Gap is also a signatory of the Detox campaign but in the recent progress report was found to be a “toxic addict”, which refers to brands who fail to take responsibility for their toxic trail and have yet to make a credible individual Detox commitment. This is despite the fact that some of their products have been identified as polluting since investigations that Greenpeace undertook in 2013.

 


 

Leather

 

We found that most companies in these guides sold leather items – either clothing, shoes or accessories like bags and belts. Aside from the obvious animal rights issue, there are other problems with leather including pollution from toxic chemicals used in manufacturing, forced labour, and deforestation for cattle ranching.

 

Image: Deforestation

In 2009, Greenpeace linked deforestation in the Amazon for cattle ranching and the leather industry

 

Chemicals in tanning

One of the most polluting processes of leather production is the tanning phase - a process that uses toxic chemicals to turn animal skin into leather and stop it from decomposing.

One of the most problematic chemicals used is chromium. During the process, this produces a chemical by-product, hexavalent chromium, which is a known human carcinogen. Many other hazardous chemicals are used in the process including arsenic, heavy metals and cyanide.

According to the India Committee of the Netherlands’ report ‘Do Leather Workers Matter?’ in March 2017, all of these toxic chemicals have a negative effect on both the environment and the health of workers who often work in unregulated, unorganised small tanneries and workshops or are homeworkers.


How we rated the companies for leather

We asked companies if they had a policy on the use of leather, including how it is sourced and treated (e.g. covering pollution from tanneries and deforestation from cattle ranching). We used their responses or information taken from their websites to rate them in two areas: Animal Rights and Pollution & Toxics.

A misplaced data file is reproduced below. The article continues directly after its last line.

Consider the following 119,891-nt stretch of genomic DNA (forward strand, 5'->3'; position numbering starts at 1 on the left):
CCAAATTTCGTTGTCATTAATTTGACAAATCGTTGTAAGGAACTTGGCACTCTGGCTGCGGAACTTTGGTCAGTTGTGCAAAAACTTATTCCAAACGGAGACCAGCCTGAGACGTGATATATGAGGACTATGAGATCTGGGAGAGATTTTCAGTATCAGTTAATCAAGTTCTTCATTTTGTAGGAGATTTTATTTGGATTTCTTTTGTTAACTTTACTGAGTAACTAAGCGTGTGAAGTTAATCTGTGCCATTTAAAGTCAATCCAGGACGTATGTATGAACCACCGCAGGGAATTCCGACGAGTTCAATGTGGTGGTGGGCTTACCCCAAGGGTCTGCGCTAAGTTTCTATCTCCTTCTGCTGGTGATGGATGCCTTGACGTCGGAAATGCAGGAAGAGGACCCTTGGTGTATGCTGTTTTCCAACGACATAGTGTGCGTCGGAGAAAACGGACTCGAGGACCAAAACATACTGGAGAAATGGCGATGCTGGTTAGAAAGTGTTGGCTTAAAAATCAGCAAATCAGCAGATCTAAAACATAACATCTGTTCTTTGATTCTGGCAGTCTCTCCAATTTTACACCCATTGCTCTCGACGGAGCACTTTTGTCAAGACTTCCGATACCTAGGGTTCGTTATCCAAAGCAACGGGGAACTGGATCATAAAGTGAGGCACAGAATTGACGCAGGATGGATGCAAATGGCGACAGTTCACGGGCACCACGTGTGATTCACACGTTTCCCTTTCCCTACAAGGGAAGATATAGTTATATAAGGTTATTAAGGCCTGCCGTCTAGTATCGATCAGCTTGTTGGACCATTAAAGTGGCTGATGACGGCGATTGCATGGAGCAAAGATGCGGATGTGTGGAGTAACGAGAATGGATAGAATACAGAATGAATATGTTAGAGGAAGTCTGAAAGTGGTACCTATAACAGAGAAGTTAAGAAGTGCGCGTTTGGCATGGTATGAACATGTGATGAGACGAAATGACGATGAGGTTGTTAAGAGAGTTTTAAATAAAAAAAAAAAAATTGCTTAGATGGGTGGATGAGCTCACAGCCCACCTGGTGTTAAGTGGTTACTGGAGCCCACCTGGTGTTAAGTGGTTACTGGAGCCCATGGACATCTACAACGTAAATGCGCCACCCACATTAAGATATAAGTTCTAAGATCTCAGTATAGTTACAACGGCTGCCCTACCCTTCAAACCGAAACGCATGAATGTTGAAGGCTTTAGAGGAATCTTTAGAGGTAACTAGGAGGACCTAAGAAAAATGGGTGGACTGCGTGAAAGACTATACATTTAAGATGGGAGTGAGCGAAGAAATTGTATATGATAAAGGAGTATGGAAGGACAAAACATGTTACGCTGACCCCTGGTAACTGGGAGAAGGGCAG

Companies that used leather got a Pollution & Toxics mark, unless they used organic or upcycled leather, natural vegetable dyes or if all their leather came from tanneries that are rated ‘Gold medal’ by the Leather Working Group.

Companies using leather are also marked down under Animal Rights.

 


 

 

 

Company behind the brand
 

In December 2016, Inditex (Zara and Pull & Bear) was accused by the European Green Party of using aggressive tax avoidance schemes to reduce taxes by €585 million, or $624 million, between 2011 and 2014.

According to the report: “Inditex has used a complex web of licensing fees and intercompany loans to shift profits to zones such as Ireland and the Netherlands, where corporate taxes are lower.”

Inditex disputed the claims in a press release on its website. However, without country-by-country reporting, it was impossible to tell if profits were being shifted to lower tax jurisdictions. It received Ethical Consumer’s middle rating for likely use of tax avoidance.